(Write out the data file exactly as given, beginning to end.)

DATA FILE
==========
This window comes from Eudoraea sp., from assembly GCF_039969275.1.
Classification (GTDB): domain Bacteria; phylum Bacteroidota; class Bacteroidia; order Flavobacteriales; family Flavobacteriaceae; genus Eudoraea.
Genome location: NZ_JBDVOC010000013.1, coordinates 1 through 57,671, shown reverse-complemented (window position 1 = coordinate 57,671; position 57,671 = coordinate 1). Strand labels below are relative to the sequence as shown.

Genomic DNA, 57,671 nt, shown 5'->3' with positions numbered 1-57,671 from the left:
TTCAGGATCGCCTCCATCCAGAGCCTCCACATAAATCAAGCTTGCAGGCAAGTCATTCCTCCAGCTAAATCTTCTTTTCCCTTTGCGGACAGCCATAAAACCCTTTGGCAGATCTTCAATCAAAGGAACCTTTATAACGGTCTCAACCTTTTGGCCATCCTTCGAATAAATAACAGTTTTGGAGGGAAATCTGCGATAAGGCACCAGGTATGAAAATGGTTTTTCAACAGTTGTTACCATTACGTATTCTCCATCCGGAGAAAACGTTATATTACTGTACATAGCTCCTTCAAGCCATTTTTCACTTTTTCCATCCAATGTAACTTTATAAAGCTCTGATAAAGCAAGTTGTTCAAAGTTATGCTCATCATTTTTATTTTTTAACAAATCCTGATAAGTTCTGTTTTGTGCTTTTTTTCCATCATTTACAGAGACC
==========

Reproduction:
This window comes from Eudoraea sp., from assembly GCF_039969275.1.
Classification (GTDB): domain Bacteria; phylum Bacteroidota; class Bacteroidia; order Flavobacteriales; family Flavobacteriaceae; genus Eudoraea.
Genome location: NZ_JBDVOC010000013.1, coordinates 1 through 57,671, shown reverse-complemented (window position 1 = coordinate 57,671; position 57,671 = coordinate 1). Strand labels below are relative to the sequence as shown.

Genomic DNA, 57,671 nt, shown 5'->3' with positions numbered 1-57,671 from the left:
TTCAGGATCGCCTCCATCCAGAGCCTCCACATAAATCAAGCTTGCAGGCAAGTCATTCCTCCAGCTAAATCTTCTTTTCCCTTTGCGGACAGCCATAAAACCCTTTGGCAGATCTTCAATCAAAGGAACCTTTATAACGGTCTCAACCTTTTGGCCATCCTTCGAATAAATAACAGTTTTGGAGGGAAATCTGCGATAAGGCACCAGGTATGAAAATGGTTTTTCAACAGTTGTTACCATTACGTATTCTCCATCCGGAGAAAACGTTATATTACTGTACATAGCTCCTTCAAGCCATTTTTCACTTTTTCCATCCAATGTAACTTTATAAAGCTCTGATAAAGCAAGTTGTTCAAAGTTATGCTCATCATTTTTATTTTTTAACAAATCCTGATAAGTTCTGTTTTGTGCTTTTTTTCCATCATTTACAGAGACC